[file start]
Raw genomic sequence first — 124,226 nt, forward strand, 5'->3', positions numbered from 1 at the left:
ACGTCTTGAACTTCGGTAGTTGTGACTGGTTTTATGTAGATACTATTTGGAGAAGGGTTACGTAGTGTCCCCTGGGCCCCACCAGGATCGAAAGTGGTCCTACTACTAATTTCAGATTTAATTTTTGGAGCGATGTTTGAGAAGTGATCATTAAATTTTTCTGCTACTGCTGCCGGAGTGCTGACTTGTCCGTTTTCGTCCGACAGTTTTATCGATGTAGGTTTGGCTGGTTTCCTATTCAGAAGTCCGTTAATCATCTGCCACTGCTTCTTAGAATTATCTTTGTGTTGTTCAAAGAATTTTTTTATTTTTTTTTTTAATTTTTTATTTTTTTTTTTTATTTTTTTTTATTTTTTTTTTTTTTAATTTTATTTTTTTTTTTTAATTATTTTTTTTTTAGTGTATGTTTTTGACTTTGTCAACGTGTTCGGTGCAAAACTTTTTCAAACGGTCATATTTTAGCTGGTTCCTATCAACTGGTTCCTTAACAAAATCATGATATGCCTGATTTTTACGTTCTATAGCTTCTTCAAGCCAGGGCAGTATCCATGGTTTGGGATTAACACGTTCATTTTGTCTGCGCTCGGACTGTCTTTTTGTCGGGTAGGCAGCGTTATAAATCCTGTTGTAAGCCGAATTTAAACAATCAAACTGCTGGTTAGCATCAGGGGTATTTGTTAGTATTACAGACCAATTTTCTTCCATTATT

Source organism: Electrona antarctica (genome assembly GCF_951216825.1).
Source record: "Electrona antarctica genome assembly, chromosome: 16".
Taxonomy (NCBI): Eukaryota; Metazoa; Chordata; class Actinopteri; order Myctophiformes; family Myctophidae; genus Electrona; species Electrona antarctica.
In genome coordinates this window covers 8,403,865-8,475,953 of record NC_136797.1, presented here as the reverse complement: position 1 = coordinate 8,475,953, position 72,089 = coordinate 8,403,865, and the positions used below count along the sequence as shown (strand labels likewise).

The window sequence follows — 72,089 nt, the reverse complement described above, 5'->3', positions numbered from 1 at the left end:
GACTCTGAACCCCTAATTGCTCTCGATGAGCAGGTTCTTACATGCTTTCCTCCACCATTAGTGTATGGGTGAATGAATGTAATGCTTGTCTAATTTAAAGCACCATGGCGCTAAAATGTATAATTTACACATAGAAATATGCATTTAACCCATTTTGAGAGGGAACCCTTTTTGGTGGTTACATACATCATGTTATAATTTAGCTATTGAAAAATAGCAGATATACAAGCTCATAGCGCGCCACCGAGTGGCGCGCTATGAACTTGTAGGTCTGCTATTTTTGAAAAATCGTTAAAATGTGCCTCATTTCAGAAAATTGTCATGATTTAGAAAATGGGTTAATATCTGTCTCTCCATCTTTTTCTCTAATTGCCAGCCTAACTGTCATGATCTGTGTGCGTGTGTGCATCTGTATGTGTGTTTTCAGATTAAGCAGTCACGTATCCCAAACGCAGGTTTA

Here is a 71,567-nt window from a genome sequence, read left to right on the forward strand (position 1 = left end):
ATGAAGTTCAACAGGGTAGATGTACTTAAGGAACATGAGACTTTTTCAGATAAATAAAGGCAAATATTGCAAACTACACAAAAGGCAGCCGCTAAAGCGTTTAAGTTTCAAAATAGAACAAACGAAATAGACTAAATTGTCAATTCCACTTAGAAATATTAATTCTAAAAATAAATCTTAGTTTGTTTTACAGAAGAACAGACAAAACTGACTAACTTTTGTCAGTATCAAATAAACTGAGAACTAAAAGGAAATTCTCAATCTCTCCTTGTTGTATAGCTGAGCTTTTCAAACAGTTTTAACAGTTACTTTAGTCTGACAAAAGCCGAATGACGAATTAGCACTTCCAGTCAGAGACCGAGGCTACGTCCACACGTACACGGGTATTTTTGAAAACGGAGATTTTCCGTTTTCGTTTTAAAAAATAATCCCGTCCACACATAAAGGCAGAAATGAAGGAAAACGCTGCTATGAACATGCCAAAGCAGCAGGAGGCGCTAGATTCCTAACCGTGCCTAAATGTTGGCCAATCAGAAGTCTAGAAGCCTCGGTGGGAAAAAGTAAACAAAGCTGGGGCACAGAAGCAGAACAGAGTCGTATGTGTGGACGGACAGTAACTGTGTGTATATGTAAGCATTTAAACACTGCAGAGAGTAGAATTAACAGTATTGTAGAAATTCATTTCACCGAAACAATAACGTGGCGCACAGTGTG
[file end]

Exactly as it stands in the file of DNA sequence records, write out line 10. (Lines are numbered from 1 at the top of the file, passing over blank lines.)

ATGAAGTTCAACAGGGTAGATGTACTTAAGGAACATGAGACTTTTTCAGATAAATAAAGGCAAATATTGCAAACTACACAAAAGGCAGCCGCTAAAGCGTTTAAGTTTCAAAATAGAACAAACGAAATAGACTAAATTGTCAATTCCACTTAGAAATATTAATTCTAAAAATAAATCTTAGTTTGTTTTACAGAAGAACAGACAAAACTGACTAACTTTTGTCAGTATCAAATAAACTGAGAACTAAAAGGAAATTCTCAATCTCTCCTTGTTGTATAGCTGAGCTTTTCAAACAGTTTTAACAGTTACTTTAGTCTGACAAAAGCCGAATGACGAATTAGCACTTCCAGTCAGAGACCGAGGCTACGTCCACACGTACACGGGTATTTTTGAAAACGGAGATTTTCCGTTTTCGTTTTAAAAAATAATCCCGTCCACACATAAAGGCAGAAATGAAGGAAAACGCTGCTATGAACATGCCAAAGCAGCAGGAGGCGCTAGATTCCTAACCGTGCCTAAATGTTGGCCAATCAGAAGTCTAGAAGCCTCGGTGGGAAAAAGTAAACAAAGCTGGGGCACAGAAGCAGAACAGAGTCGTATGTGTGGACGGACAGTAACTGTGTGTATATGTAAGCATTTAAACACTGCAGAGAGTAGAATTAACAGTATTGTAGAAATTCATTTCACCGAAACAATAACGTGGCGCACAGTGTG